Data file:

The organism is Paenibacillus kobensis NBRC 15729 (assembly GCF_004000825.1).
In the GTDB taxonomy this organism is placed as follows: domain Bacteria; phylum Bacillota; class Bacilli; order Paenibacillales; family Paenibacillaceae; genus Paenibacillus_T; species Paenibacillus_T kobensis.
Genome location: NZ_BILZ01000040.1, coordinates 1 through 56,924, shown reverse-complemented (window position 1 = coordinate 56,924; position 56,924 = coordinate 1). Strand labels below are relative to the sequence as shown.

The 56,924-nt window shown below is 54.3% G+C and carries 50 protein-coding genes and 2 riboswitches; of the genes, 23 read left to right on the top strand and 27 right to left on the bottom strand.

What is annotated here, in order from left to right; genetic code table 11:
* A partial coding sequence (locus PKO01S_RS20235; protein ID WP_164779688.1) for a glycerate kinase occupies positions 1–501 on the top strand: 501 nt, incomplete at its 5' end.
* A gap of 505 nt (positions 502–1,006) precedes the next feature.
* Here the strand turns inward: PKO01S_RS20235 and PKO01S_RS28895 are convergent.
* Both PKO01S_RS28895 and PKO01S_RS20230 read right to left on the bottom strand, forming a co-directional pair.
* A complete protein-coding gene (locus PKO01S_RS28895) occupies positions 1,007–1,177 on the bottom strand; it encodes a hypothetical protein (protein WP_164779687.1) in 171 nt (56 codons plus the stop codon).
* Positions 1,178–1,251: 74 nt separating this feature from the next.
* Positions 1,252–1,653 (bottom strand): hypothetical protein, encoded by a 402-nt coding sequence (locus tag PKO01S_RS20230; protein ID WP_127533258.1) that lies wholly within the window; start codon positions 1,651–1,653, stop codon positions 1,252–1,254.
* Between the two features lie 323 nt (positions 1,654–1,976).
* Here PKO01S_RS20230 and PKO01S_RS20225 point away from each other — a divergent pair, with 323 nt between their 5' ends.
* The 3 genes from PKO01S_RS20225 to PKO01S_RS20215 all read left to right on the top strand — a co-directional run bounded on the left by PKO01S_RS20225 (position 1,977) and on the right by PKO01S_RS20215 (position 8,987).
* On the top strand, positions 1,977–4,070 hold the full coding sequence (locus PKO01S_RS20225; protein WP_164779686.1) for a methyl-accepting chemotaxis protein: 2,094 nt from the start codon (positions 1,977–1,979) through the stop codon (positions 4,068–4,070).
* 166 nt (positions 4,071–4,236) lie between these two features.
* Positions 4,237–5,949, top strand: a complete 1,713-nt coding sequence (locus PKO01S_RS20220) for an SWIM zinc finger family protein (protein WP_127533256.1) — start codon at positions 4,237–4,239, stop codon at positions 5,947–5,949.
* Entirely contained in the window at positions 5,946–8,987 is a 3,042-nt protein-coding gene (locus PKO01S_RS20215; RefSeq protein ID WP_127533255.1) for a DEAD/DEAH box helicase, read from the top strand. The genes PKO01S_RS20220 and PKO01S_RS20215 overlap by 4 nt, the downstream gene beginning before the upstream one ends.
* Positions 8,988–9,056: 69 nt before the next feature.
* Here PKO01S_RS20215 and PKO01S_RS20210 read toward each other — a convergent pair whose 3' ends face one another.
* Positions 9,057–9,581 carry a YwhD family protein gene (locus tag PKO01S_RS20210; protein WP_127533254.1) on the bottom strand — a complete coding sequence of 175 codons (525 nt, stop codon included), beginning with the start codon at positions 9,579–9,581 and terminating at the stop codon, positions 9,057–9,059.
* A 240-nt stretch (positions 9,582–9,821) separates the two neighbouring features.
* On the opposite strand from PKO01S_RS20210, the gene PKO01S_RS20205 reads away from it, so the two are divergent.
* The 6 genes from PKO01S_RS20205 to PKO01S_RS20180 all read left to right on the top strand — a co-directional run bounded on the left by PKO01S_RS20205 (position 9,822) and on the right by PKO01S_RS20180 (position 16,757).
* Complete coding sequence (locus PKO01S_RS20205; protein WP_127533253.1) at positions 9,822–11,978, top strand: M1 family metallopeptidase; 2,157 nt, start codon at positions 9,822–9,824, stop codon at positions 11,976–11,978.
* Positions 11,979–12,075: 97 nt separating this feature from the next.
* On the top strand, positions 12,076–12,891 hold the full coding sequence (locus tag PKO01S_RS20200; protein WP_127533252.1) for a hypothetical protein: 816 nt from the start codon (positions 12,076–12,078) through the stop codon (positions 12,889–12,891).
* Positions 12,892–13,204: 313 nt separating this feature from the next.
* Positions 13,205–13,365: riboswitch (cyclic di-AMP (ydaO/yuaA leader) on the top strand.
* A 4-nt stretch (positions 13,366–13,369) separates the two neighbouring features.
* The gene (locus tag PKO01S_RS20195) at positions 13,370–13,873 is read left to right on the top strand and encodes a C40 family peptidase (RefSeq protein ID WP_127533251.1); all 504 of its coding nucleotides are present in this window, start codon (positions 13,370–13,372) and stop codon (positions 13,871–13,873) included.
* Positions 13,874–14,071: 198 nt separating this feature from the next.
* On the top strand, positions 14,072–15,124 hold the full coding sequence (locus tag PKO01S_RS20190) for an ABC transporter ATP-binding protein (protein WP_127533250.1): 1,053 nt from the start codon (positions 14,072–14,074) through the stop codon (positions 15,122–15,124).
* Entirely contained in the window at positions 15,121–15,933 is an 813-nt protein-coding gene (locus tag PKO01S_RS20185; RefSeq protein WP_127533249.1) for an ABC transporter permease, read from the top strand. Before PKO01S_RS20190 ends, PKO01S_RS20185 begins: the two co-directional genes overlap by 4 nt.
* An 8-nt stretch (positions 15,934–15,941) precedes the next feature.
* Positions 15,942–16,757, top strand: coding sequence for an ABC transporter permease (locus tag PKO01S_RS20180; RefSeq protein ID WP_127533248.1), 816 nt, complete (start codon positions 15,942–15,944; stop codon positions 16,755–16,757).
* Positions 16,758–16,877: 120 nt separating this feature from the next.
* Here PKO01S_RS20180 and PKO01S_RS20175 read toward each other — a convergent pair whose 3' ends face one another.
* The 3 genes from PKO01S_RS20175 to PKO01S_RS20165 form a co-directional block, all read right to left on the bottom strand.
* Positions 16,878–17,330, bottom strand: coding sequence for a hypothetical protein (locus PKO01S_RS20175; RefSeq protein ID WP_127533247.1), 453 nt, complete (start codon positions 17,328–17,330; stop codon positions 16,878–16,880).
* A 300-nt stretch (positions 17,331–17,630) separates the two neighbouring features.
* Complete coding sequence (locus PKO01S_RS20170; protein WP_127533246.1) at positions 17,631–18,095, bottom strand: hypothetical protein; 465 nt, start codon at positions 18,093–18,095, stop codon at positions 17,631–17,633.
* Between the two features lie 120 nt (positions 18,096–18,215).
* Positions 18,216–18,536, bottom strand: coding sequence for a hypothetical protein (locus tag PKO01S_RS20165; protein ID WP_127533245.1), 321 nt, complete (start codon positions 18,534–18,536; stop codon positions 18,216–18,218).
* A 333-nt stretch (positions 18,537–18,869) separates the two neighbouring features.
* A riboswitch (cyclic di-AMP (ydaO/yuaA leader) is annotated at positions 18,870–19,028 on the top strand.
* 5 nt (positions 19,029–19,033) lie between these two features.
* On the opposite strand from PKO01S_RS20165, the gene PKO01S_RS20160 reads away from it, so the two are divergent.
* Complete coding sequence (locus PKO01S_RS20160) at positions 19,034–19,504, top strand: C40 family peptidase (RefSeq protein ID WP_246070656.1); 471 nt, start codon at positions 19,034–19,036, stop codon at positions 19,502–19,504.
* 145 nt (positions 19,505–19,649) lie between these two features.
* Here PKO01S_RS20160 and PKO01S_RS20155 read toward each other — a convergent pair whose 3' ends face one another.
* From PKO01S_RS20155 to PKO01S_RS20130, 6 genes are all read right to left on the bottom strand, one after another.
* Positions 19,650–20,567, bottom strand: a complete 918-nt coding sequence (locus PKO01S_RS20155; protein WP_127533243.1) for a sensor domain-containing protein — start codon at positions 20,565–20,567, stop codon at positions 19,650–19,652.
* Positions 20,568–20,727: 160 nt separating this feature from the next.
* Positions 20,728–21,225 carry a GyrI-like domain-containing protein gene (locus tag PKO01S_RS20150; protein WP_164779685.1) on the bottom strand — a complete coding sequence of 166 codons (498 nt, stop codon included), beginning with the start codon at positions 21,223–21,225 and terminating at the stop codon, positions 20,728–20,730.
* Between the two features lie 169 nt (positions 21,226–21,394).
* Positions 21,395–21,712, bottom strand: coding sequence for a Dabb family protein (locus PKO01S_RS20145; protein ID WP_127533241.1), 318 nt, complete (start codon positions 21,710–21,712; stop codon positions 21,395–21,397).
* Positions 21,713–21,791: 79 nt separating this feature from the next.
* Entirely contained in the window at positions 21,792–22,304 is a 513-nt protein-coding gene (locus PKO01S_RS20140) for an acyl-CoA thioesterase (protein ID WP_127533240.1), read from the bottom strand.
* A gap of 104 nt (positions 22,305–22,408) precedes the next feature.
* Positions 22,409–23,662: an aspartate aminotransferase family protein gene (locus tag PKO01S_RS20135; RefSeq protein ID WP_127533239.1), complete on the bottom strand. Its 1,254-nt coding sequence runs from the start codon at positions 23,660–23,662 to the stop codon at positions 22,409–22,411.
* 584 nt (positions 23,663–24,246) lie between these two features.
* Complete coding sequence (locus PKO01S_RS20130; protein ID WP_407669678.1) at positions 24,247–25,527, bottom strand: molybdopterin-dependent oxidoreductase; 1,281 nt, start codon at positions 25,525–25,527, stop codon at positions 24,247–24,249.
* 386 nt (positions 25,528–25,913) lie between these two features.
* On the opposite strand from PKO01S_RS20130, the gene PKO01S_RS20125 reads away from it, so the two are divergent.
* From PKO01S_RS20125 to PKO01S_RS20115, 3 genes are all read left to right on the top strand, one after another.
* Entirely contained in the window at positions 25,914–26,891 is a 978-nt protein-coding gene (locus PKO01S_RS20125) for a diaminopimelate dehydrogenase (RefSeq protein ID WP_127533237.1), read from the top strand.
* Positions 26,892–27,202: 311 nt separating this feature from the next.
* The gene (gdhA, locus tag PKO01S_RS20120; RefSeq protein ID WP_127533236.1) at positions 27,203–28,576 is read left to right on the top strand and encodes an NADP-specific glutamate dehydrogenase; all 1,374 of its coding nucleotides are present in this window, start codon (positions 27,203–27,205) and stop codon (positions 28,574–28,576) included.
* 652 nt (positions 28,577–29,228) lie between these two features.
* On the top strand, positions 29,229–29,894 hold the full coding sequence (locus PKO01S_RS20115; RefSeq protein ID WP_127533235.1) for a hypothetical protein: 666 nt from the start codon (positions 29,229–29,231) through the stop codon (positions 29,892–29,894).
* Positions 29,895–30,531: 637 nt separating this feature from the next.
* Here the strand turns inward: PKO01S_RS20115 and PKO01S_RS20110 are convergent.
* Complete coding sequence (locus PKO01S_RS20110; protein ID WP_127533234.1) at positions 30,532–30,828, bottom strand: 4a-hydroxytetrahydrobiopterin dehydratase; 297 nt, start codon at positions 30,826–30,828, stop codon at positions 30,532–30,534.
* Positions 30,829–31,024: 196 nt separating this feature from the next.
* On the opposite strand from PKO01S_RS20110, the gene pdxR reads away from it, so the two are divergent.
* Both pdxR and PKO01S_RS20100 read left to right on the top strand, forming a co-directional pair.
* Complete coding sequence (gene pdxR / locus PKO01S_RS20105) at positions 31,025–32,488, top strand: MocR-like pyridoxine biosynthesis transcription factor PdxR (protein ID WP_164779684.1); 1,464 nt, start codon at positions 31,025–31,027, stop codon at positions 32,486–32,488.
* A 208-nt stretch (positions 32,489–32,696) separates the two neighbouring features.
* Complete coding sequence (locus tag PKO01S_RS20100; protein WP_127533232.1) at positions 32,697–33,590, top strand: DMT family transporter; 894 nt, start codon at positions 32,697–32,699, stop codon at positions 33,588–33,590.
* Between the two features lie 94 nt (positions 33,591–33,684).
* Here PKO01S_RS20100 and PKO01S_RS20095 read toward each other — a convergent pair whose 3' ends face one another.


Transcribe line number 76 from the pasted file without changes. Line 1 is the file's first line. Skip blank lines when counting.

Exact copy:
* Positions 30,829–31,024: 196 nt separating this feature from the next.